sow that has been served must be recorded so that infertile boars and
boars that give small litters can be identified and eliminated.
Replacement of boars
- Boars must be replaced when they become
too large to serve most of the sows on the farm.
- Boars usually have a maximum working
life of between 18 and 24 months. This means they should be replaced
when they are 30 to 36 months old.
- It is very important to keep record of
the boars' use so that infertile ones can be detected and replaced as
soon as possible.
- A low sex drive (libido) can also be a
problem. Some boars are slow workers and are sometimes reluctant and
only now and then willing to work. Attention must be given to these
boars so that they can be replaced if necessary.
Gilt (sow) selection and
Only the best among the young growing
female animals on the farm must be selected and kept for breeding. Select
breeding gilts from sows that produce large litters with above average
growth rate, and carcasses with a low fat content.
The following characteristics should be
considered when selecting gilts:
- Strong, straight legs with large,
- Gilts should walk straight and well, and
stand up on their claws without falling over at the pastern joints
just above the foot.
- A well-formed vulva and six well-shaped,
prominent teats on each side of the belly. The teats should start well
forward and be spaced evenly to allow adequate suckling for the
- A well-developed ham, good length with
light shoulders and head.
Replacement of gilts
If replacement gilts are not available when
needed or if they do not comply with the requirements, the gilts should be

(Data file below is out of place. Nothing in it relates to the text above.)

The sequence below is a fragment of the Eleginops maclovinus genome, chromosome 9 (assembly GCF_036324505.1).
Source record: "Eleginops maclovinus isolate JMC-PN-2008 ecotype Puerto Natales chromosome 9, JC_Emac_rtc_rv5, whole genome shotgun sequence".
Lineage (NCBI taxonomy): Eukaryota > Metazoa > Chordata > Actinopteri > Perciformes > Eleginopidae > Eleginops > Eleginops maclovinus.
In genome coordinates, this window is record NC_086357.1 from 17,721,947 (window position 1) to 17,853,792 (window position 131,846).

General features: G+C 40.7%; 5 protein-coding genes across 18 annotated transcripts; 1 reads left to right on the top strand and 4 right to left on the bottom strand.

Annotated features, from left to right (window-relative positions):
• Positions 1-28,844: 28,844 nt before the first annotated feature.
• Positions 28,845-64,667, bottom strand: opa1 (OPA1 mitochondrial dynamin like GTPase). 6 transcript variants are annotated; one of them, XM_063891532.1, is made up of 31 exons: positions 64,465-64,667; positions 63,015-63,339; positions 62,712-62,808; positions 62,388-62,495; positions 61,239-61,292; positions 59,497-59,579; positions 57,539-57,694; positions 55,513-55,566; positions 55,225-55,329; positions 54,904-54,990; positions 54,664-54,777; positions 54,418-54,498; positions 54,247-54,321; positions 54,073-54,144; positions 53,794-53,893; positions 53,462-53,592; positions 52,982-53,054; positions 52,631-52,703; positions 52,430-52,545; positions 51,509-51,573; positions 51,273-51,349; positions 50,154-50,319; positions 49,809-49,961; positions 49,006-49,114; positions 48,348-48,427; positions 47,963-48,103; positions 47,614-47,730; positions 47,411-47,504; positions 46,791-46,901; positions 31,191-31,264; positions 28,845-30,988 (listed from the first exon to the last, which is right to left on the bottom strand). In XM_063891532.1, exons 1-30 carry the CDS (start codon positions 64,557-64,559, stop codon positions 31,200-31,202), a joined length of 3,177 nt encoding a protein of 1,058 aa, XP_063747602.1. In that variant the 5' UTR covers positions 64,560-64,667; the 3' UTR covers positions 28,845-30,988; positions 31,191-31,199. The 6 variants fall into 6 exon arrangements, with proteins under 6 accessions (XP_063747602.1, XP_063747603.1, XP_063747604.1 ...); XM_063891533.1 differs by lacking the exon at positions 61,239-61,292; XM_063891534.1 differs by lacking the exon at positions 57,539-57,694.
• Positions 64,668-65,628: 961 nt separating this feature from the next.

bought. It is advisable to buy them from the same farm where the boars
come from, because in this way the previous owner can advise you on the
breeding policy for a small pig farm.
before first service
- Gilts are usually selected for breeding
at five to six months of age. The pigs not selected can then be sold
as baconers at a live weight of about 85 to 90 kg. The selected gilts
are reared to weigh between 120 and 130 kg at seven and a half to
eight months of age when they are ready to be served by a boar for the
- Gilts have to be in a good condition to
produce large litters (eight to 10 or more healthy piglets) and should
not be too fat when they are ready for mating. Therefore, they should
be fed about 2 kg of meal per day from the time of selection until a
boar serves them at the age of eight months. This will also ensure
that not too much fat is lost during the suckling period and that they
are in a good condition after weaning their first litter.
- Care and management of pregnant and
lactating sows (sows with piglets) are discussed in the chapter on
Culling of sows
Culled sows must be removed from the farm
and sold as soon as possible. It does not pay to keep culled sows on the
farm to gain weight before they are sold. As soon as the sow's udder has
returned to normal after weaning it is wise to send her to the abattoir. A
replacement gilt can then be brought into the herd immediately.
Reasons for removing sows from the herd are
usually not known beforehand. Therefore, replacement gilts should always
be available so that the number of breeding sows on the farm always
remains the same.
Reasons why sows have to be removed from
the herd and slaughtered: